How to sleep with back pain
Sleeping with back pain is difficult. You keep twisting and spinning all night long to get to the correct sleeping position for a few hours, but to no avail. Although sleep plays a role in the healing process for back pain, you may feel restless and restless through the night due to the pain. It affects your day-to-day functioning and mobility.
Before we dive into the ways to get rid of your back pain, let’s take a look at the causes. There is a wide range of causes that lead to back pain, including sciatica, a herniated disc, poor posture, a bad ergonomic office chair, a poor lifestyle that reduces your mobility, and heavy lifting.
Most people tend to experience it in the morning or during working hours. Usually it is sunny all day until you need to rest, and it starts to show when you relax on the sofa or bed.
The best sleeping position for you is when your body is comfortable and keeps your spine as neutral as possible. Our body has three big curves that we need to take care of. The three curves are the lower back, the middle of the back and the curve of our neck.
When you sleep on your back, your neck should not be bent or stretched out. Adding pillows is the best way to support your spine and body. Check the pillow padding; it should not be too full or have less infill than usual. Always have a pillow that keeps your neck in a neutral position, neither flexed nor extended. It must fill the space between the neck and the mattress. Add a small pillow to fill the curvature of your spine or use a wedge pillow. Add another pillow under the knees to keep the legs in a neutral position; this reduces stress on the anterior muscles and minimizes the anterior tilt of the spine.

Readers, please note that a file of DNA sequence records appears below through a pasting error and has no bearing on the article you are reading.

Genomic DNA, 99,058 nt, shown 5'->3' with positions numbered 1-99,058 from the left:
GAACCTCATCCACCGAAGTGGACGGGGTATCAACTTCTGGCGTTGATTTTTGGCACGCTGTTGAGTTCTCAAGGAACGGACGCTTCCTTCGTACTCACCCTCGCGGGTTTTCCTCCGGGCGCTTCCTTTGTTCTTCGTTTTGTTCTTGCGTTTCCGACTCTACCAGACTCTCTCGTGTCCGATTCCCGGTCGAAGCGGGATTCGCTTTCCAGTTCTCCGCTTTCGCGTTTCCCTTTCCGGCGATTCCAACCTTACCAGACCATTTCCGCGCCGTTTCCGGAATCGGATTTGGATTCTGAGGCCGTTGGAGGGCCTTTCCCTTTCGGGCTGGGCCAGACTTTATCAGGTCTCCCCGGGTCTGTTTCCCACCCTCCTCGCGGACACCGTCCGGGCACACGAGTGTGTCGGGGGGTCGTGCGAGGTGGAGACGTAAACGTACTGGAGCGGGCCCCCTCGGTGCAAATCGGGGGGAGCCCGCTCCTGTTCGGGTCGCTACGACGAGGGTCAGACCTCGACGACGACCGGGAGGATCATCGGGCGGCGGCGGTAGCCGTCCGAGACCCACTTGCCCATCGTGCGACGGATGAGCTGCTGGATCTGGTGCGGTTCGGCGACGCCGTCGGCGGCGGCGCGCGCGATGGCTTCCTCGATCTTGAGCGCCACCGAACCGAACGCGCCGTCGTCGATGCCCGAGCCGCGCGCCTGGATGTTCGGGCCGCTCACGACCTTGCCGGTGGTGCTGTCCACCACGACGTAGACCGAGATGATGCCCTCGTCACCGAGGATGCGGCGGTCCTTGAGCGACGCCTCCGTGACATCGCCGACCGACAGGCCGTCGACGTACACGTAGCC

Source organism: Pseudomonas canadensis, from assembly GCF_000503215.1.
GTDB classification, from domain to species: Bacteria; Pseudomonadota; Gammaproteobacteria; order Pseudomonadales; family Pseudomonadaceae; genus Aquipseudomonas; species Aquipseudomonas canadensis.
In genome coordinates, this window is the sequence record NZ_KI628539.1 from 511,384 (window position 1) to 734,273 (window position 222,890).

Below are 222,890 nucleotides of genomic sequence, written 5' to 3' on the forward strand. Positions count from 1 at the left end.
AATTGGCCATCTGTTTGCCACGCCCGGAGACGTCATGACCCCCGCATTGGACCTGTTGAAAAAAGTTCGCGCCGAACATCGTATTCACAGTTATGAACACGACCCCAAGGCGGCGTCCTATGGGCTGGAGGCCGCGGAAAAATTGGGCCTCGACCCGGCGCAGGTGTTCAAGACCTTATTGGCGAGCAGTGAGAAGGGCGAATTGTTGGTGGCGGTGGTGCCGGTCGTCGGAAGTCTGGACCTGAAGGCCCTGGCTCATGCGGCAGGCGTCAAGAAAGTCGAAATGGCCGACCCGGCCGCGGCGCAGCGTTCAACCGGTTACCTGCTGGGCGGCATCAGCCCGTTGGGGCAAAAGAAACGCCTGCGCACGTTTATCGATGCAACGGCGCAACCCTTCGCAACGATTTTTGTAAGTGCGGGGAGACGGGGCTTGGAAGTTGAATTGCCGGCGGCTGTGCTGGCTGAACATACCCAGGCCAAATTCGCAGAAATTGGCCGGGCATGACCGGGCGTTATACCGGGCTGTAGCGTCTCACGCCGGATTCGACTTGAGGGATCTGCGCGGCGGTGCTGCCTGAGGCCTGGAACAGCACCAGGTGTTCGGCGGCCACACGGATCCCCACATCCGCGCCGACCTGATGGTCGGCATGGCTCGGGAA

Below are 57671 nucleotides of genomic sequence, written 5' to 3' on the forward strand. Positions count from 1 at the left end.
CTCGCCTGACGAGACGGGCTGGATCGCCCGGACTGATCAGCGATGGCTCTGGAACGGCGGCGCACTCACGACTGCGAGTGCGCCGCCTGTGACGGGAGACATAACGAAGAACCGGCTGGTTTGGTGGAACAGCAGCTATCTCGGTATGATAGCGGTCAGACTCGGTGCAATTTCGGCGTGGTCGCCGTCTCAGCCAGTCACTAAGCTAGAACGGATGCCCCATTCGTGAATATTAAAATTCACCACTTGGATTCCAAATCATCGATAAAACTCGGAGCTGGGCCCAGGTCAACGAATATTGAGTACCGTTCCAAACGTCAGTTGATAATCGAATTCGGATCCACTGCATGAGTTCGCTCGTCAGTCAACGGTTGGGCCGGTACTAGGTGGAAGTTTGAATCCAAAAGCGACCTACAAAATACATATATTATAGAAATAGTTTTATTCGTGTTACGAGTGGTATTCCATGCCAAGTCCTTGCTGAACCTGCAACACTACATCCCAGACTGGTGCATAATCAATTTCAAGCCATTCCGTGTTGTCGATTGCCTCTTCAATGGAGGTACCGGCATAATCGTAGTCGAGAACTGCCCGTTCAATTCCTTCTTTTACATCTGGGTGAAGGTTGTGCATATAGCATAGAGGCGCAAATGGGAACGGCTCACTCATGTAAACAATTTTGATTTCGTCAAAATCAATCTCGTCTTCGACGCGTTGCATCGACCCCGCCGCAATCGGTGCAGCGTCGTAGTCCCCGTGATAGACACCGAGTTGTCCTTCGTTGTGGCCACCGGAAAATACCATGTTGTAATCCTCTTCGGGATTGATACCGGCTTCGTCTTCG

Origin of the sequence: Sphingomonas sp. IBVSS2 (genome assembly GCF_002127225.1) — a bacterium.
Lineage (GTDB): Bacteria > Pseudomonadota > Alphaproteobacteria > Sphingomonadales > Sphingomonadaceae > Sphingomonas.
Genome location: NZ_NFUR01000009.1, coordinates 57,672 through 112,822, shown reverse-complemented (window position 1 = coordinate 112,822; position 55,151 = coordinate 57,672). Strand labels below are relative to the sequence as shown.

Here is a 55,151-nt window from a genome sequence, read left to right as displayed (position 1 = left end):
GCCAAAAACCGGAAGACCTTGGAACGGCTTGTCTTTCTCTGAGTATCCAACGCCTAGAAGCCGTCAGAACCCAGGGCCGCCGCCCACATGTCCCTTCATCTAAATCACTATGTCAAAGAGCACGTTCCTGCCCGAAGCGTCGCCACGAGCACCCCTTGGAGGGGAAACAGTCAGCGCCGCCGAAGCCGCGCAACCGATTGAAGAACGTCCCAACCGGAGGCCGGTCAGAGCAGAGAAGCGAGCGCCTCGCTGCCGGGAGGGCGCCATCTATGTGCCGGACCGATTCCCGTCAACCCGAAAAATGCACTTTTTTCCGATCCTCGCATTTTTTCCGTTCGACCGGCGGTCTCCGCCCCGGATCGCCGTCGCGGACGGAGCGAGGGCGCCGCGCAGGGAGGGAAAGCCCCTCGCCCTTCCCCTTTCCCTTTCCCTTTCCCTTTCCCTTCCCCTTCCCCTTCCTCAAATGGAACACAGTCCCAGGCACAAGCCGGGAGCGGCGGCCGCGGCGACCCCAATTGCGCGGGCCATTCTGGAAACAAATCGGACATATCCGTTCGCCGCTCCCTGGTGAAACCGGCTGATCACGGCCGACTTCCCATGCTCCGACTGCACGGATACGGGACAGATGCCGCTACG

When you sleep on your stomach, you need to rotate your neck to either side to breathe. This makes you sleep through the night in a turned neck position. It is not the best position to sleep. This position is best for people with a herniated disc. To minimize sagging back and arched stomach in bed, you can add a flat pillow under your stomach and thighs. Consider sleeping with a flat pillow under your head or without a pillow at all.
Lying on your side is the most common position most people sleep in. Sleeping on your side can injure your neck, back, torso, and hips. If the pillow is too high, your neck is too high, causing stiffness in your neck and upper back. Some people find it very difficult to maintain a lateral position. At night, they sleep in this position but wake up in very unusual positions. Their head may be supine, but their torso is turned to the side or their head hangs down from the pillow, which usually happens when the pillow is too high. To minimize spinal rotation and support your body in this position, take a thick pillow that keeps your neck and upper back aligned, add a thin pillow below the curvature of the spine, or add a pillow between your legs. You can add it by flexing the top leg or keeping both legs straight.
For more sleep tips for back pain issues, visit riverjournalonline.com/back-pain.
Joseph Rendina is a doctor of physiotherapy and owner of Iron Health in Briarcliff Manor, Peekskill and Ardsley. You can reach him at 914-488-5763 or at www.ironhealth.co.